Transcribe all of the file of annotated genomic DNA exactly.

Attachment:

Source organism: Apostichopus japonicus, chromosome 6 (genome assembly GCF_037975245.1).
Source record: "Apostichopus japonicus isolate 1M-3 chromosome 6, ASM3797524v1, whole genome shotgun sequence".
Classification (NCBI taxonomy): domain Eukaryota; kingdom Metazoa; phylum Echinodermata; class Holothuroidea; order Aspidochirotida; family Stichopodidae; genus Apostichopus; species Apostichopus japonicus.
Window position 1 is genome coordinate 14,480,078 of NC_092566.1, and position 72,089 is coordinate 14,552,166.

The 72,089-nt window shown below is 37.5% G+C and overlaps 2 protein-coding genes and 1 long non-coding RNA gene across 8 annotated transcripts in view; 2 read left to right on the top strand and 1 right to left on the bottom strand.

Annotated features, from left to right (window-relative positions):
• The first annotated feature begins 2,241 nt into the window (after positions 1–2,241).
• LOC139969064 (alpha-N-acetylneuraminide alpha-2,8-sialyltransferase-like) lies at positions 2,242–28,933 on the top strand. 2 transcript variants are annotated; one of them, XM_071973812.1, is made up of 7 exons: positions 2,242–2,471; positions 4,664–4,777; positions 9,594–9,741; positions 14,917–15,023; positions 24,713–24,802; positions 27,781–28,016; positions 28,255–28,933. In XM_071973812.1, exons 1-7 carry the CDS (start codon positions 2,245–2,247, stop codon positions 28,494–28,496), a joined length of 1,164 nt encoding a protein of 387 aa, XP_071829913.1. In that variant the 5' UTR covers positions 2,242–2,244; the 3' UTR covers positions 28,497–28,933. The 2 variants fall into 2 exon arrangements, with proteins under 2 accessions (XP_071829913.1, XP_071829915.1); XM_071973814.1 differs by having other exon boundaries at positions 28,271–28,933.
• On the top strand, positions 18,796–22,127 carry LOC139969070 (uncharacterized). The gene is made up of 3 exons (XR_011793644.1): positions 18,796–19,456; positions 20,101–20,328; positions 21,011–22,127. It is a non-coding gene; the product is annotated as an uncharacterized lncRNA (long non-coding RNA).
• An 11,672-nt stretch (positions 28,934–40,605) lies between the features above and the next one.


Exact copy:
Source organism: Apostichopus japonicus, chromosome 6 (genome assembly GCF_037975245.1).
Source record: "Apostichopus japonicus isolate 1M-3 chromosome 6, ASM3797524v1, whole genome shotgun sequence".
Classification (NCBI taxonomy): domain Eukaryota; kingdom Metazoa; phylum Echinodermata; class Holothuroidea; order Aspidochirotida; family Stichopodidae; genus Apostichopus; species Apostichopus japonicus.
Window position 1 is genome coordinate 14,480,078 of NC_092566.1, and position 72,089 is coordinate 14,552,166.

The 72,089-nt window shown below is 37.5% G+C and overlaps 2 protein-coding genes and 1 long non-coding RNA gene across 8 annotated transcripts in view; 2 read left to right on the top strand and 1 right to left on the bottom strand.

Annotated features, from left to right (window-relative positions):
• The first annotated feature begins 2,241 nt into the window (after positions 1–2,241).
• LOC139969064 (alpha-N-acetylneuraminide alpha-2,8-sialyltransferase-like) lies at positions 2,242–28,933 on the top strand. 2 transcript variants are annotated; one of them, XM_071973812.1, is made up of 7 exons: positions 2,242–2,471; positions 4,664–4,777; positions 9,594–9,741; positions 14,917–15,023; positions 24,713–24,802; positions 27,781–28,016; positions 28,255–28,933. In XM_071973812.1, exons 1-7 carry the CDS (start codon positions 2,245–2,247, stop codon positions 28,494–28,496), a joined length of 1,164 nt encoding a protein of 387 aa, XP_071829913.1. In that variant the 5' UTR covers positions 2,242–2,244; the 3' UTR covers positions 28,497–28,933. The 2 variants fall into 2 exon arrangements, with proteins under 2 accessions (XP_071829913.1, XP_071829915.1); XM_071973814.1 differs by having other exon boundaries at positions 28,271–28,933.
• On the top strand, positions 18,796–22,127 carry LOC139969070 (uncharacterized). The gene is made up of 3 exons (XR_011793644.1): positions 18,796–19,456; positions 20,101–20,328; positions 21,011–22,127. It is a non-coding gene; the product is annotated as an uncharacterized lncRNA (long non-coding RNA).
• An 11,672-nt stretch (positions 28,934–40,605) lies between the features above and the next one.